QUITO (Reuters) - Ecuador is preparing mining reforms that should pave the way for the signing of contracts with several investors, including Canada's Kinross, the South American country's top mining official said on Thursday.
Ecuador does not have a large-scale mining industry, but it has big copper, gold and silver deposits, and President Rafael Correa wants to attract investment to reduce the economy's dependence on oil exports.
In March, Correa signed the nation's first large-scale mining contract, under which Chinese-owned Ecuacorriente is due to invest $1.4 billion (902.2 million pounds) in the El Mirador copper project.
However, negotiations with Kinross Gold Corp over its $1.3 billion Fruta del Norte gold project are well behind schedule, in part because OPEC-member Ecuador is trying to reap high benefits from the nascent sector.
A Kinross executive said last month that Ecuador's government had vowed to amend its mining law, which makes the signing of a contract more likely.
"The bill will be ready in the next few weeks so that the president can analyze it and send it to Congress if he thinks it's right," the minister for non-renewable natural resources, Wilson Pastor, told reporters.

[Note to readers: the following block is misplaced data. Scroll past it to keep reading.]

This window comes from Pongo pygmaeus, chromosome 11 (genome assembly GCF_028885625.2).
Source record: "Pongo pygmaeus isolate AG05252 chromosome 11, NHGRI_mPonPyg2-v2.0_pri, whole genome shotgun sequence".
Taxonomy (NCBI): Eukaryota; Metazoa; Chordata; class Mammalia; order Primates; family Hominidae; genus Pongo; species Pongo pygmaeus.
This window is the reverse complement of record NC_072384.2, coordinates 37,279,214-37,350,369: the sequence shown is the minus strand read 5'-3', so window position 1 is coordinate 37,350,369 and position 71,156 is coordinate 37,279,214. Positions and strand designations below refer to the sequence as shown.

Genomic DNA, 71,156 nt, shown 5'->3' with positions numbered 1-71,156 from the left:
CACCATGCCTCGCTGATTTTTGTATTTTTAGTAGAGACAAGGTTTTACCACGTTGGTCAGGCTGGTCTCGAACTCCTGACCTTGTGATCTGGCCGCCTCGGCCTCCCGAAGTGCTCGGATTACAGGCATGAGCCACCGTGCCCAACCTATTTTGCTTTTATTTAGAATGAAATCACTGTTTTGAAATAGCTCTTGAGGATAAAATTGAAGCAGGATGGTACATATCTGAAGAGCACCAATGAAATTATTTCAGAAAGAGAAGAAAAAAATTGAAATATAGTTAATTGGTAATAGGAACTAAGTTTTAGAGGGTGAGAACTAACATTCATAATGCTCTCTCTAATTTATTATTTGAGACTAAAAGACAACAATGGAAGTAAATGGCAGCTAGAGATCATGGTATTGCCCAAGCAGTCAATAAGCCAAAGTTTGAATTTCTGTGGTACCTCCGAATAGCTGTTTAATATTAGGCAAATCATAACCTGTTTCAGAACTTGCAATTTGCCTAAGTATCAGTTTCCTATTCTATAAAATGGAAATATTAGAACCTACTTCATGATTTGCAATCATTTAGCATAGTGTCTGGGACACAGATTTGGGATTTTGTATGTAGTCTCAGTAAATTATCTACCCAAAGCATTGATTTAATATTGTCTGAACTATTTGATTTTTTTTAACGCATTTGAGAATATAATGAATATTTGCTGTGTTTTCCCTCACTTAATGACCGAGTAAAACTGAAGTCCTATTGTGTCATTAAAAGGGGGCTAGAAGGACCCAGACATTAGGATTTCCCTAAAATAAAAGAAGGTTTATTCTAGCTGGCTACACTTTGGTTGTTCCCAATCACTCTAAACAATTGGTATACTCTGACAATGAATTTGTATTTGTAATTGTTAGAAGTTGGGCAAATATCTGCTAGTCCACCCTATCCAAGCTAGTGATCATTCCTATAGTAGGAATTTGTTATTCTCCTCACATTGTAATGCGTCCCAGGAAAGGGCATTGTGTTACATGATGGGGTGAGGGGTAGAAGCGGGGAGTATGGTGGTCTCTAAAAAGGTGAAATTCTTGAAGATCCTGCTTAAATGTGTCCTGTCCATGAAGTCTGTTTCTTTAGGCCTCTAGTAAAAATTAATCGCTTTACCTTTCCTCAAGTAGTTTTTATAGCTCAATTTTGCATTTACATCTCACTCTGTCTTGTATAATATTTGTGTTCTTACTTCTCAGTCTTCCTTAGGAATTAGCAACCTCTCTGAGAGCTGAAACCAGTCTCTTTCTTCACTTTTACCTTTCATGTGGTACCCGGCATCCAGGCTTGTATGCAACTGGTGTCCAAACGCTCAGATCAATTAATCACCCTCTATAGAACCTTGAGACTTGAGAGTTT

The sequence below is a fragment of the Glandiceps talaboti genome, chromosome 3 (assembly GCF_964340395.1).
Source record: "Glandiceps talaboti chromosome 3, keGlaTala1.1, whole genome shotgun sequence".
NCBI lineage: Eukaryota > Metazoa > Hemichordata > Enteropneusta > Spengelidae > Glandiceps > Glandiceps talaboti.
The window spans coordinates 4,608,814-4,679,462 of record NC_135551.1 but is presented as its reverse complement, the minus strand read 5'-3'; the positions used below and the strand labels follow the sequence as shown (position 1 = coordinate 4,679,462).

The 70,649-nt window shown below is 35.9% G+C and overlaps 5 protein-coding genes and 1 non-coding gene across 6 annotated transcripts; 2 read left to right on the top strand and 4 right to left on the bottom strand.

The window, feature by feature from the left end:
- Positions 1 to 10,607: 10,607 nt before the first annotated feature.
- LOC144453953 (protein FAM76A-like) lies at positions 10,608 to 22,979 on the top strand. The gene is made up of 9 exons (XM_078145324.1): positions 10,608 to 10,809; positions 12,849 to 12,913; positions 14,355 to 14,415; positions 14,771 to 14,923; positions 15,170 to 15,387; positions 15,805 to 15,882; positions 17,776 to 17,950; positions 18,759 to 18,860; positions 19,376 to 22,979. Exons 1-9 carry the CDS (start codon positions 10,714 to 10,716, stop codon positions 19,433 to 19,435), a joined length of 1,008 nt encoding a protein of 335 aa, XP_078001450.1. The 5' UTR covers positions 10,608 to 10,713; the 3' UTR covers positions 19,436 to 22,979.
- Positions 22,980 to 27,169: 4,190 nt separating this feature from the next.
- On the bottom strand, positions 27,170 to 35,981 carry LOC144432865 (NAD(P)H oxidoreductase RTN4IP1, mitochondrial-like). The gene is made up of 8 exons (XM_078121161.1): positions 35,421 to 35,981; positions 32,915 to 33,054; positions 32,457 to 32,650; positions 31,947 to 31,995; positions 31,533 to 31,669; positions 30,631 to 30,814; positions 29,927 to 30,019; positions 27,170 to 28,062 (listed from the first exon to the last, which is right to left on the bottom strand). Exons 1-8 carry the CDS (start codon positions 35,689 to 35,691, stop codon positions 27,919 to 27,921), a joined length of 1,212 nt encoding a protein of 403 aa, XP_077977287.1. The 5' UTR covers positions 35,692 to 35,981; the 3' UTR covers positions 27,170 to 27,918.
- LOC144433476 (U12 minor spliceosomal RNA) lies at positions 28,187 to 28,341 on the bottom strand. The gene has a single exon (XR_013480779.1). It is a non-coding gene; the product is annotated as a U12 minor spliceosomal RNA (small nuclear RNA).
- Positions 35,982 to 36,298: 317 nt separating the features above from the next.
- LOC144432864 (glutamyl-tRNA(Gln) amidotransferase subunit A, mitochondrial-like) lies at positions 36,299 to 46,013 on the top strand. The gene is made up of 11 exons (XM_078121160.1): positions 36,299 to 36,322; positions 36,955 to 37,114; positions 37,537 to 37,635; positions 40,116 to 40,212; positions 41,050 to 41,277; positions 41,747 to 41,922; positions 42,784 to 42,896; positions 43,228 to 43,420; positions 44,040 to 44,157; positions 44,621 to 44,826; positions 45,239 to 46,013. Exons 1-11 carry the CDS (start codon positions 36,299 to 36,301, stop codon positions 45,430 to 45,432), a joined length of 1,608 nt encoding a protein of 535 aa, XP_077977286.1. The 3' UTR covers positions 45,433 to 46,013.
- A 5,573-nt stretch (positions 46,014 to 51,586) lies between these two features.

He said the bill will include two reforms, one that will delay the coming into force of a windfall tax until miners recover their investments and a second that will set a ceiling on mining royalties.
Under existing law, miners have to pay a minimum of 5 percent in royalties, but the law does not state a maximum.
"We'll set a rule in the mining law that will set a range for copper, gold and other minerals ... a minimum and a maximum," Pastor said, adding that the reform would bring more certainty to mining investors.
The ruling Alianza Pais political coalition does not have a majority in Congress, so opposition parties could block the bill in a bid to hurt Correa's government as the country heads to a presidential election scheduled for February next year.
"We're negotiating with Kinross intensively. Our timeline calls for negotiations to end in August, and a contract would be signed in September or October," Pastor said.
The Toronto-listed company signed a tentative agreement with Ecuador in December but later said it wanted to renegotiate the deal in a bid to obtain a more favourable package of taxes and royalties.
The government has said the agreements with Ecuacorriente and Kinross would be a model for future deals, which should allow Ecuador to develop a large mining industry.
Ecuador also plans to negotiate contracts with International Minerals over its Rio Blanco gold-silver project, with Ecuacorriente over its Panantza-San Carlos copper deposit, and with IAMGold, which plans to develop the Quimsacocha gold-copper-silver mine.
IAMGold has agreed to sell Quimsacocha to INV Metals Inc in exchange for a stake in the company.
Those three are in relatively advanced stages of exploration, but junior miners have about 15 other exploration projects under way.
(Editing by Daniel Wallis and Steve Orlofsky)
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